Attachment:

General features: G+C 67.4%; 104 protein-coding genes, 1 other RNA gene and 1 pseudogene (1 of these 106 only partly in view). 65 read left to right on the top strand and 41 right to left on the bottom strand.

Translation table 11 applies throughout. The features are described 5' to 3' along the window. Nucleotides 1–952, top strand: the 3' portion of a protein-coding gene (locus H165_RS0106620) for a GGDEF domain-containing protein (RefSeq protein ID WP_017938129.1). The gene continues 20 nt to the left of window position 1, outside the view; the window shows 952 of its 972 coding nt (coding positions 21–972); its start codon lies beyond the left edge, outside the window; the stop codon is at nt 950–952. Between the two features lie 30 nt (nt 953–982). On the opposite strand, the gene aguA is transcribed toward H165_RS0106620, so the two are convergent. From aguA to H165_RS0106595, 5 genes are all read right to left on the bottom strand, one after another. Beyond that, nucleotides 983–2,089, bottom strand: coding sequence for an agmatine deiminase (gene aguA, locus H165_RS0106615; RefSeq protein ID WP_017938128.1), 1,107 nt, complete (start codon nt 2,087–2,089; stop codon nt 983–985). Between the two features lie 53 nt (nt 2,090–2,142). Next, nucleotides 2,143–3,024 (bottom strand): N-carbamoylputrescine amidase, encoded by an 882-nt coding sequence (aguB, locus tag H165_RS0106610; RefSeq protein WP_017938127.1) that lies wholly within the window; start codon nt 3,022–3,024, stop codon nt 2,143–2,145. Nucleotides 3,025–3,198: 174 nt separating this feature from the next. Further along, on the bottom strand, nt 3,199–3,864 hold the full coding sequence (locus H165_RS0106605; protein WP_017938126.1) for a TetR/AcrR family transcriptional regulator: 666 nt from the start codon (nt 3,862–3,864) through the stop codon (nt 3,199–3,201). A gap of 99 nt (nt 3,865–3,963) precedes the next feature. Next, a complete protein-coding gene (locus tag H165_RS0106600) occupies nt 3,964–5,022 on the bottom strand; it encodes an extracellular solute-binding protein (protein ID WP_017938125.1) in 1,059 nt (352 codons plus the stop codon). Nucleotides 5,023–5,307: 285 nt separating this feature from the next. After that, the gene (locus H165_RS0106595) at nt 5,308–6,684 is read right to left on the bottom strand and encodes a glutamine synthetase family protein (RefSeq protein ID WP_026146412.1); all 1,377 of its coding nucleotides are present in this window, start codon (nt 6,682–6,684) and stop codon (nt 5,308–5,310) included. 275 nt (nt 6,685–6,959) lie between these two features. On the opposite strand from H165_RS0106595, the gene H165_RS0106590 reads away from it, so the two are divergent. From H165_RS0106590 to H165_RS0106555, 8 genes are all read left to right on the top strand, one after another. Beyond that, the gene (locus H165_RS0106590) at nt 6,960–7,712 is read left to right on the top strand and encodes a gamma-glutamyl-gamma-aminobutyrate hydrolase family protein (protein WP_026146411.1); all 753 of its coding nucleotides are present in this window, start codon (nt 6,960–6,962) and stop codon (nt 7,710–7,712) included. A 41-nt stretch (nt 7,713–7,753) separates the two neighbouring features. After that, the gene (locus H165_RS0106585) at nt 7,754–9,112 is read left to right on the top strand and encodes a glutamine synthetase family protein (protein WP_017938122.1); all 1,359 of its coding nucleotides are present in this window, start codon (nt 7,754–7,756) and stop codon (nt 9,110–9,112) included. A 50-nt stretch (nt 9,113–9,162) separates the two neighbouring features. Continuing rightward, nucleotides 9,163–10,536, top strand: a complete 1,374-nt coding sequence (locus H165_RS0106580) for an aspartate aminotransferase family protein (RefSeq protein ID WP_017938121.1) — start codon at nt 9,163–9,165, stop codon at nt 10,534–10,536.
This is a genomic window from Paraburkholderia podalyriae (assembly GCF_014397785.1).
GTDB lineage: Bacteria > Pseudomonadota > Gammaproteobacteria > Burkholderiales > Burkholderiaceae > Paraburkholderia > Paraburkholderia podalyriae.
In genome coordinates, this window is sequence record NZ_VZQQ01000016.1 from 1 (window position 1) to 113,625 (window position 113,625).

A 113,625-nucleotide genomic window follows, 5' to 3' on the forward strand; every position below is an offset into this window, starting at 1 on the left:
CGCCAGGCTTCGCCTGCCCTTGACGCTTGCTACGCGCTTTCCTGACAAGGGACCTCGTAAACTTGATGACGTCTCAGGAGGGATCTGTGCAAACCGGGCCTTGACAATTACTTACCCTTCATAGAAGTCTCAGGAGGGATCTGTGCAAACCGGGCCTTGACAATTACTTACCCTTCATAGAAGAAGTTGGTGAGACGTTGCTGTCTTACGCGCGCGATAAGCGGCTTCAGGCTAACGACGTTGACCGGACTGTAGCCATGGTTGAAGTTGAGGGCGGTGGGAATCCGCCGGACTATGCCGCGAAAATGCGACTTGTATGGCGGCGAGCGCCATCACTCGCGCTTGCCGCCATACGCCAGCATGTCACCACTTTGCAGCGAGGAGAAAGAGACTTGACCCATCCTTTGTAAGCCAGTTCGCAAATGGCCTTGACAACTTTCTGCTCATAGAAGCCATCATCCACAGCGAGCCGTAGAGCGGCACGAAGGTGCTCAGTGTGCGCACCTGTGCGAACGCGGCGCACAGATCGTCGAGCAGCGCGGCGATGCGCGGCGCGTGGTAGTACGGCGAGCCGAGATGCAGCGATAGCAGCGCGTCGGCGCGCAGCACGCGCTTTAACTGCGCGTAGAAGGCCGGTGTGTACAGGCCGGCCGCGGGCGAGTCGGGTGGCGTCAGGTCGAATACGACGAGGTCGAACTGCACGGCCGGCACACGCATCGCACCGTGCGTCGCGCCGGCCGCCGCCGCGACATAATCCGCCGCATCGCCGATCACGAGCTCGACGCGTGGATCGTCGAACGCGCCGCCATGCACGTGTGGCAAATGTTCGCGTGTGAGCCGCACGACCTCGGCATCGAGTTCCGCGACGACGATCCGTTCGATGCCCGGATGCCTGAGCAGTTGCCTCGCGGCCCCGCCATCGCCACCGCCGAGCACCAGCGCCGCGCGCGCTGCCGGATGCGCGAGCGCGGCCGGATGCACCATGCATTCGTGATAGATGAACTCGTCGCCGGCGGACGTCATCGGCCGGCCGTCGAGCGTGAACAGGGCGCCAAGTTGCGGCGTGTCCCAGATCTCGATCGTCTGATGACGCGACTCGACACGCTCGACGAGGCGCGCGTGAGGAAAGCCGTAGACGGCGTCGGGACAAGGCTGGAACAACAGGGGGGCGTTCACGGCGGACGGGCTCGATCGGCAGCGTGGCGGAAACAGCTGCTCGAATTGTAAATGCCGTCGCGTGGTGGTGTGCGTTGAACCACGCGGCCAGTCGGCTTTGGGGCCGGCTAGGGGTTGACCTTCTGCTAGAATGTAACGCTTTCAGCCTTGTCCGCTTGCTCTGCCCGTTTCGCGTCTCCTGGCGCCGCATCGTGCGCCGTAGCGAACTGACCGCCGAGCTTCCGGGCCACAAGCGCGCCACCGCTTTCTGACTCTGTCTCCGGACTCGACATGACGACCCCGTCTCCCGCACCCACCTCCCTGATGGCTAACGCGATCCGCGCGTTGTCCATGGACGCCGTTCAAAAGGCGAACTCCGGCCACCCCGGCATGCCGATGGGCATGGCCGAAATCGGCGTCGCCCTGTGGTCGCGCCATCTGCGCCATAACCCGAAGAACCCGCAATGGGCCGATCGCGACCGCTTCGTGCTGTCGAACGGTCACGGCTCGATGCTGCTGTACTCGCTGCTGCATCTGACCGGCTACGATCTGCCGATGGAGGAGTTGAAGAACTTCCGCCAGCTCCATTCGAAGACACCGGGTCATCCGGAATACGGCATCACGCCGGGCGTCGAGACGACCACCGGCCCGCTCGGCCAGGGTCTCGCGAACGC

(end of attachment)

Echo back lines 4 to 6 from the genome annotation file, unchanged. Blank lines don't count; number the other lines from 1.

GTDB lineage: Bacteria > Pseudomonadota > Gammaproteobacteria > Burkholderiales > Burkholderiaceae > Paraburkholderia > Paraburkholderia podalyriae.
In genome coordinates, this window is sequence record NZ_VZQQ01000016.1 from 1 (window position 1) to 113,625 (window position 113,625).

A 113,625-nucleotide genomic window follows, 5' to 3' on the forward strand; every position below is an offset into this window, starting at 1 on the left: